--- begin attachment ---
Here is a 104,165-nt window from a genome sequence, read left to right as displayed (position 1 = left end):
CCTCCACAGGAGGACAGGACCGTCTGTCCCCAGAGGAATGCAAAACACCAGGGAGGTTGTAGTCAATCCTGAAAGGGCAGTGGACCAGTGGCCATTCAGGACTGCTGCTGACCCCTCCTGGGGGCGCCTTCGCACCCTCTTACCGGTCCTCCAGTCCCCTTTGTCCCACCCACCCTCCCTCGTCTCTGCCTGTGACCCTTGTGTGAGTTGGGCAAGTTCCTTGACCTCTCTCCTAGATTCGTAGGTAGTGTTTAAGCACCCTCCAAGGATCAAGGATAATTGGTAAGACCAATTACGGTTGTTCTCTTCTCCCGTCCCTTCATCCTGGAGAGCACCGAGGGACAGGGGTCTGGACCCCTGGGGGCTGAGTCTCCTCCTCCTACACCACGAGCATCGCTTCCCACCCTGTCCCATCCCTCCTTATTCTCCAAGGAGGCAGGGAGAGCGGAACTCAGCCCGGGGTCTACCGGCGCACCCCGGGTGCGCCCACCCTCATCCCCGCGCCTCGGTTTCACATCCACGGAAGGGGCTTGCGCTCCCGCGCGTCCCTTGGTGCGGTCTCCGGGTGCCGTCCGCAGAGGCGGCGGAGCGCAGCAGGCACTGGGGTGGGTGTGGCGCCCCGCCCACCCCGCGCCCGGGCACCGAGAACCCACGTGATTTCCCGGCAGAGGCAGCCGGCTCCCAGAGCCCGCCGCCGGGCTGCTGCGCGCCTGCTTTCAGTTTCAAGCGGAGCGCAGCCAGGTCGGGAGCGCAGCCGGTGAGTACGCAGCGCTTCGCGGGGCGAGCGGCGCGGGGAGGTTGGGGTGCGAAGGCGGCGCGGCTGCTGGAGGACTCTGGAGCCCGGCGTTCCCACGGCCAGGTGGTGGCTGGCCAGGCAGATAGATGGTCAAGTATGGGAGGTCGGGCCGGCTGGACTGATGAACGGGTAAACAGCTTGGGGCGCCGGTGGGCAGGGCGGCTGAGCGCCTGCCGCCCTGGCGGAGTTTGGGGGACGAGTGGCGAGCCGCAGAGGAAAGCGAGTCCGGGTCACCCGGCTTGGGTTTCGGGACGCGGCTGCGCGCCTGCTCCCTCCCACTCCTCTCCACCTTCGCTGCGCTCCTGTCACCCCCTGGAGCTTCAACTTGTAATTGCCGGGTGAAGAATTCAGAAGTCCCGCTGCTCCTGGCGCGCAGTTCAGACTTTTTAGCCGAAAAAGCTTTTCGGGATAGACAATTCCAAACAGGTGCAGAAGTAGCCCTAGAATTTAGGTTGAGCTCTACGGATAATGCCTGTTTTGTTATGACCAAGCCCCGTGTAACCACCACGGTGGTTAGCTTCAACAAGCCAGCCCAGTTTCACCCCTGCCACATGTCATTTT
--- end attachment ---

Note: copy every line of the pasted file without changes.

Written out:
Here is a 104,165-nt window from a genome sequence, read left to right as displayed (position 1 = left end):
CCTCCACAGGAGGACAGGACCGTCTGTCCCCAGAGGAATGCAAAACACCAGGGAGGTTGTAGTCAATCCTGAAAGGGCAGTGGACCAGTGGCCATTCAGGACTGCTGCTGACCCCTCCTGGGGGCGCCTTCGCACCCTCTTACCGGTCCTCCAGTCCCCTTTGTCCCACCCACCCTCCCTCGTCTCTGCCTGTGACCCTTGTGTGAGTTGGGCAAGTTCCTTGACCTCTCTCCTAGATTCGTAGGTAGTGTTTAAGCACCCTCCAAGGATCAAGGATAATTGGTAAGACCAATTACGGTTGTTCTCTTCTCCCGTCCCTTCATCCTGGAGAGCACCGAGGGACAGGGGTCTGGACCCCTGGGGGCTGAGTCTCCTCCTCCTACACCACGAGCATCGCTTCCCACCCTGTCCCATCCCTCCTTATTCTCCAAGGAGGCAGGGAGAGCGGAACTCAGCCCGGGGTCTACCGGCGCACCCCGGGTGCGCCCACCCTCATCCCCGCGCCTCGGTTTCACATCCACGGAAGGGGCTTGCGCTCCCGCGCGTCCCTTGGTGCGGTCTCCGGGTGCCGTCCGCAGAGGCGGCGGAGCGCAGCAGGCACTGGGGTGGGTGTGGCGCCCCGCCCACCCCGCGCCCGGGCACCGAGAACCCACGTGATTTCCCGGCAGAGGCAGCCGGCTCCCAGAGCCCGCCGCCGGGCTGCTGCGCGCCTGCTTTCAGTTTCAAGCGGAGCGCAGCCAGGTCGGGAGCGCAGCCGGTGAGTACGCAGCGCTTCGCGGGGCGAGCGGCGCGGGGAGGTTGGGGTGCGAAGGCGGCGCGGCTGCTGGAGGACTCTGGAGCCCGGCGTTCCCACGGCCAGGTGGTGGCTGGCCAGGCAGATAGATGGTCAAGTATGGGAGGTCGGGCCGGCTGGACTGATGAACGGGTAAACAGCTTGGGGCGCCGGTGGGCAGGGCGGCTGAGCGCCTGCCGCCCTGGCGGAGTTTGGGGGACGAGTGGCGAGCCGCAGAGGAAAGCGAGTCCGGGTCACCCGGCTTGGGTTTCGGGACGCGGCTGCGCGCCTGCTCCCTCCCACTCCTCTCCACCTTCGCTGCGCTCCTGTCACCCCCTGGAGCTTCAACTTGTAATTGCCGGGTGAAGAATTCAGAAGTCCCGCTGCTCCTGGCGCGCAGTTCAGACTTTTTAGCCGAAAAAGCTTTTCGGGATAGACAATTCCAAACAGGTGCAGAAGTAGCCCTAGAATTTAGGTTGAGCTCTACGGATAATGCCTGTTTTGTTATGACCAAGCCCCGTGTAACCACCACGGTGGTTAGCTTCAACAAGCCAGCCCAGTTTCACCCCTGCCACATGTCATTTT